By citing DCEO for personal reasons, the Prof Mahao said Manyokole compromised the institutional and functional autonomy of DECO and acted contrary to the law. He also accuses Manyokole of failure to manage the affairs of DCEO “well with the requisite diligence and professional aptitude.”

“You unilaterally endeavoured to withdraw criminal charges staged against one former Minister of Finance – ‘Mamphono Khaketla – without the concurrence and or consultation with the office of Director of Public Prosecutions and, as a result, arrogated to your esteemed office the powers which you do not enjoy. As a result, you brought both the office of Director General of the institution you lead and the office of the Director of Public Prosecutions into disrepute,” the former minister further states.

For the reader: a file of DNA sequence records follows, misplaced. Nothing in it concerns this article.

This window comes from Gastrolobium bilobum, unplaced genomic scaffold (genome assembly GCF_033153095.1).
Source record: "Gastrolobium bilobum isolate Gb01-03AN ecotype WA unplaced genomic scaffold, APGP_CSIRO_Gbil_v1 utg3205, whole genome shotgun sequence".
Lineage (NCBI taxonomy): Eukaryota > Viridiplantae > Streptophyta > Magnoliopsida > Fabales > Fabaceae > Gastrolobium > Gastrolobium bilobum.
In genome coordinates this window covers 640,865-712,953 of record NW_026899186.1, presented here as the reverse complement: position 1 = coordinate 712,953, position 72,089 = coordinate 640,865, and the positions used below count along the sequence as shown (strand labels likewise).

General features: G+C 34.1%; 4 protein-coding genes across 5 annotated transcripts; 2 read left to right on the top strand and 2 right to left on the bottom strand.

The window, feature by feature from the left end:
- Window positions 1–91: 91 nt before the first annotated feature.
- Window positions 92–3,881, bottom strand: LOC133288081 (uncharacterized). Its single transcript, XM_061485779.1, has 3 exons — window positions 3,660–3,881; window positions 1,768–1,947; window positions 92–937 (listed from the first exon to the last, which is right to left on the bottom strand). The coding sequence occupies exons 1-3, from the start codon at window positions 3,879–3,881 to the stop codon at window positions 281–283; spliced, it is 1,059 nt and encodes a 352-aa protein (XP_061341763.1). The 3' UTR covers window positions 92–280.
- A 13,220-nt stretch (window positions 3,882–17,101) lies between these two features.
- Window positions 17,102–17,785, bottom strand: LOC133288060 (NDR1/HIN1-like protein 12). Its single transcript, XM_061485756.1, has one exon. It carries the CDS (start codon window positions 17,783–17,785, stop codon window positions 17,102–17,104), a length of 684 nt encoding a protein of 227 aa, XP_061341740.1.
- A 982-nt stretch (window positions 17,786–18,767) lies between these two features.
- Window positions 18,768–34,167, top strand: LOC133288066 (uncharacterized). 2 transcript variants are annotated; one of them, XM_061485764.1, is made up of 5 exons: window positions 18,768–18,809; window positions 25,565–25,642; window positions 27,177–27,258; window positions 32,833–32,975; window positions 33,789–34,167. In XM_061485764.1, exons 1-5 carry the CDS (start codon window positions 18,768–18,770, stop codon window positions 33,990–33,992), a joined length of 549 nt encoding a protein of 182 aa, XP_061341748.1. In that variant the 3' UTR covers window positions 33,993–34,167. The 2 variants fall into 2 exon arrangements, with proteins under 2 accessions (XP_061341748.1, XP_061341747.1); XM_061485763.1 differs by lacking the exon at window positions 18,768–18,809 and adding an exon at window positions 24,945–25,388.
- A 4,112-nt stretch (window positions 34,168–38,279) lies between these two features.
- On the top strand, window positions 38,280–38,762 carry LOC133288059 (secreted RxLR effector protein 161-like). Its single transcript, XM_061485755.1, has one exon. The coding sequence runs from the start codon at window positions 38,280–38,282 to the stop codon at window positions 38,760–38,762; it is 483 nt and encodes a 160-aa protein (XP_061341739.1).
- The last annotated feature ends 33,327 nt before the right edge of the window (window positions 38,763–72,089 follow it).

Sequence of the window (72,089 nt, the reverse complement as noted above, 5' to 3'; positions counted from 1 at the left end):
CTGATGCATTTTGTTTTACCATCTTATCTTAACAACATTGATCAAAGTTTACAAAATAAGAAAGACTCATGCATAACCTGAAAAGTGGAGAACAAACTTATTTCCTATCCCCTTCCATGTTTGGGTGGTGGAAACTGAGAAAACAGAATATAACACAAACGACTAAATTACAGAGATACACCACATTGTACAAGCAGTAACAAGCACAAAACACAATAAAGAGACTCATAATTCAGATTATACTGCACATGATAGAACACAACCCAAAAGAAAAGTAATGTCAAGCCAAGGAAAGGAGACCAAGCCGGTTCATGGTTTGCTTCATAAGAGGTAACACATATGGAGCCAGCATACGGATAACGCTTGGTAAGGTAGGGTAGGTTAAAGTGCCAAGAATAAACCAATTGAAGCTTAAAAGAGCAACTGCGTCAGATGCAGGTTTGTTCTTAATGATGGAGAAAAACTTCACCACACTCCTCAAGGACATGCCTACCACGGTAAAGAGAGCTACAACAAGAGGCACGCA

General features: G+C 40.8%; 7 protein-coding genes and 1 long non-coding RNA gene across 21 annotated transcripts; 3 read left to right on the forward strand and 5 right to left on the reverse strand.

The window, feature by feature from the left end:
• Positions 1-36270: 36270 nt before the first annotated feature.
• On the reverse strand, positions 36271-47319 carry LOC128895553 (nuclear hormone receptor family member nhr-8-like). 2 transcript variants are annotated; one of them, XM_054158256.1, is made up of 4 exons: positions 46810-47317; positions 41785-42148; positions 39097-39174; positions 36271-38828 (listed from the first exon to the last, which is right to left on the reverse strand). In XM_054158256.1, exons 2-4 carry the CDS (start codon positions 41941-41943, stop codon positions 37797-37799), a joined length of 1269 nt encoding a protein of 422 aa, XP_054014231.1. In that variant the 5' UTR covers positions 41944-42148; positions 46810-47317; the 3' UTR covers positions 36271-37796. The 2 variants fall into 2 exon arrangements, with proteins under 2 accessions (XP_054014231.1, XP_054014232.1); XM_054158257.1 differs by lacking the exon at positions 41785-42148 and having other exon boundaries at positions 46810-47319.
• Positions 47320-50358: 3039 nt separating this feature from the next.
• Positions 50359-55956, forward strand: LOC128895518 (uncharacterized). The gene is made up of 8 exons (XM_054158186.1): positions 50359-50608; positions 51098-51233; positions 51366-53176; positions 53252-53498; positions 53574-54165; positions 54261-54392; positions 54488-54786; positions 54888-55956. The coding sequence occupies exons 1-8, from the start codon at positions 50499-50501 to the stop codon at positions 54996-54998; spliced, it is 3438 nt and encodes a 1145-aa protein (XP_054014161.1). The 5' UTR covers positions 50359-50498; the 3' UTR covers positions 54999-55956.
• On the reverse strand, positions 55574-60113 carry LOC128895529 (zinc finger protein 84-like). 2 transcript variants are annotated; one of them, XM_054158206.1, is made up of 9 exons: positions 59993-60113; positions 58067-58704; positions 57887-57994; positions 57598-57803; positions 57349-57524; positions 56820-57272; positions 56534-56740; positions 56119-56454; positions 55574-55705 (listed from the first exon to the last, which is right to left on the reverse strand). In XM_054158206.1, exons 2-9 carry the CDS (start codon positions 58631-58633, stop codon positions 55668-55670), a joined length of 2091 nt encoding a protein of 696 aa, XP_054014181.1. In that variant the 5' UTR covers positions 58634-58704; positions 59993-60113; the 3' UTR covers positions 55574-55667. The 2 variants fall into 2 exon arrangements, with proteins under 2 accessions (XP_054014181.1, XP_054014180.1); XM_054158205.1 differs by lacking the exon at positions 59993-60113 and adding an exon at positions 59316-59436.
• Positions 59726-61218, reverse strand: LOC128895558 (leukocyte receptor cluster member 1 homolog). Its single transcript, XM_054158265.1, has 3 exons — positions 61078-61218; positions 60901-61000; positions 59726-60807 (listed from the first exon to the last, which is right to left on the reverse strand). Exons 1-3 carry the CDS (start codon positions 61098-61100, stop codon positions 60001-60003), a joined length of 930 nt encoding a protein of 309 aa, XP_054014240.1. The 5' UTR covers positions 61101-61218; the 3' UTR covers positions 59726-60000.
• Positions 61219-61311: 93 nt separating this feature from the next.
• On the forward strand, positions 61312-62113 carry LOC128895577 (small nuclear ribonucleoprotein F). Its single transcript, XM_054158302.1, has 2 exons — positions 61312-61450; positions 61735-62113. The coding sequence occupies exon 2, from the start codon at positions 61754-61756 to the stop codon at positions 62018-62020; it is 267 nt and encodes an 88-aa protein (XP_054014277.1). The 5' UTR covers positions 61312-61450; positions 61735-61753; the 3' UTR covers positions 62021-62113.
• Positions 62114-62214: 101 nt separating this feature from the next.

A tribunal investigating his fitness to hold office was subsequently established but faced a legal hurdle when Manyokole asked that a legal notice establishing it be nullified for being unintelligible, vague and overboard.

The High Court refused to invalidate the legal notice saying “the terms of the legal notice are clear; it is to make an investigation into whether Mr. Manyokole should be removed. The fact that it is not mentioned in the legal notice whether what is to be investigated is his incapacity occasioned by infirmity of body or mind or any other cause prohibiting him from discharging his function or misconduct, does not take the matter any further.”

Manyokole escalated the matter to the Apex Court but was also dismissed giving the tribunal a go ahead. He, however, told the tribunal on Monday that said he has not been able to prepare for his appearance due to the suspension letter that clearly stipulates he is not supposed to communicate with any of the staff members.